I think for anyone I would say in my experience having a degree (albeit a non-vocational “ology”) and trying different jobs – learning from each one – have stood me in the best stead.  Unless you are really sure what you want to do from an early age, I think the only way to explore and learn it to try things, talk to others and experience as much as you can for yourself.  Often what the job description says and what the job is actually like are miles apart!

 
What other directions could you go in /work in within your field other than the job you have chosen?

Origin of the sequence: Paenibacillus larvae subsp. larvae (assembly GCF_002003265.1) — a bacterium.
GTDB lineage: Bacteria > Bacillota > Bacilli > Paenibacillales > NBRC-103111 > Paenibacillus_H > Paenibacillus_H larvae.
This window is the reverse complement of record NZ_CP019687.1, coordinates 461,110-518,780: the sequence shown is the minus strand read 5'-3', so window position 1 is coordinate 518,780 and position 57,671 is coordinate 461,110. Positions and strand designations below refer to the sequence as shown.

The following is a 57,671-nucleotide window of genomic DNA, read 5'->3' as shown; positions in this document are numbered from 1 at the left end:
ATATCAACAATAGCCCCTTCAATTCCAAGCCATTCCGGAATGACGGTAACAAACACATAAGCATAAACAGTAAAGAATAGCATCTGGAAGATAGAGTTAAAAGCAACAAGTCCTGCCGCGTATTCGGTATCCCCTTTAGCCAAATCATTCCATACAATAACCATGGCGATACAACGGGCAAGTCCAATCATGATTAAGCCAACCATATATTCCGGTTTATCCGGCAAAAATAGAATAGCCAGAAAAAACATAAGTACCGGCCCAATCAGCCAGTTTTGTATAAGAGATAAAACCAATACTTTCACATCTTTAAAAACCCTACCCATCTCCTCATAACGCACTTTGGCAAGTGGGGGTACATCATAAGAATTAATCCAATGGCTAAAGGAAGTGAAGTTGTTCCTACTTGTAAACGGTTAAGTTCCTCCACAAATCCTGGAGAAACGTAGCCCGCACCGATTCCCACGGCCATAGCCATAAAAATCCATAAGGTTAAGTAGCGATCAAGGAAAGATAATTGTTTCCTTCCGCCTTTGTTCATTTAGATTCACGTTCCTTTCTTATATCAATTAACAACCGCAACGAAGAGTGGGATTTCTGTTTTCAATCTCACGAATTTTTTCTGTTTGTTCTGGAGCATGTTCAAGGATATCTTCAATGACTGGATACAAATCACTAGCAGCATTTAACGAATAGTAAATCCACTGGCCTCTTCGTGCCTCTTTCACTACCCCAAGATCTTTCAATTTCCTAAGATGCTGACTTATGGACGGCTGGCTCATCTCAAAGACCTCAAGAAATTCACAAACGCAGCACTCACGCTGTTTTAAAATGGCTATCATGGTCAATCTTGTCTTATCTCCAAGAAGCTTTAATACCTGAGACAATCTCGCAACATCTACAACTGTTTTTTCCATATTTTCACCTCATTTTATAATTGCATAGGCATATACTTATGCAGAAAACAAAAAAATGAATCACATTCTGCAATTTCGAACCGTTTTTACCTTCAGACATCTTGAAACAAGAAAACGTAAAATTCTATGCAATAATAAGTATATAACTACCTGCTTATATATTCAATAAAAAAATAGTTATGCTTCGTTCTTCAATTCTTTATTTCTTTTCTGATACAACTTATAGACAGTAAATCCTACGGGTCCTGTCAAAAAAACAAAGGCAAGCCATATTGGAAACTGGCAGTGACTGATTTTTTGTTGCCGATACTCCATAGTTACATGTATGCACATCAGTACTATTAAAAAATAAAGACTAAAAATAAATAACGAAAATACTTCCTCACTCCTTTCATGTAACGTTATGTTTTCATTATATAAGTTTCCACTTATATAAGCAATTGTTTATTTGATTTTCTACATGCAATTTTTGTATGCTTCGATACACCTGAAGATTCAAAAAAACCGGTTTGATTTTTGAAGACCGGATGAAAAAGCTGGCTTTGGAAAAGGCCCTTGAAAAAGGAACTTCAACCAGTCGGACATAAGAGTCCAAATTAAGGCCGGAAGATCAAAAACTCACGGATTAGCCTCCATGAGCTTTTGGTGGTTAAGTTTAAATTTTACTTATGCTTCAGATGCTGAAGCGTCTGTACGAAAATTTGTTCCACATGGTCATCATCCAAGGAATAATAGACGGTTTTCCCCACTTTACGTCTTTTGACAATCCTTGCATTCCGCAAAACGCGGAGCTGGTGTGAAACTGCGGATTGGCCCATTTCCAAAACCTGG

I guess with Project Management you can deliver projects in all sorts of project areas so I could in theory go on to work outside of the Property field and leave my comfort zone of “buildings”.  When you think about it most jobs involve some degree of Project Management just to put some order around your “things to do list” so any form of Administrative or Organisational role might also suit.  For a while I did some training in Continuous Improvement Techniques so I guess I could look to move into being a trainer of some sort – although that may involve obtaining some sort of accreditation first.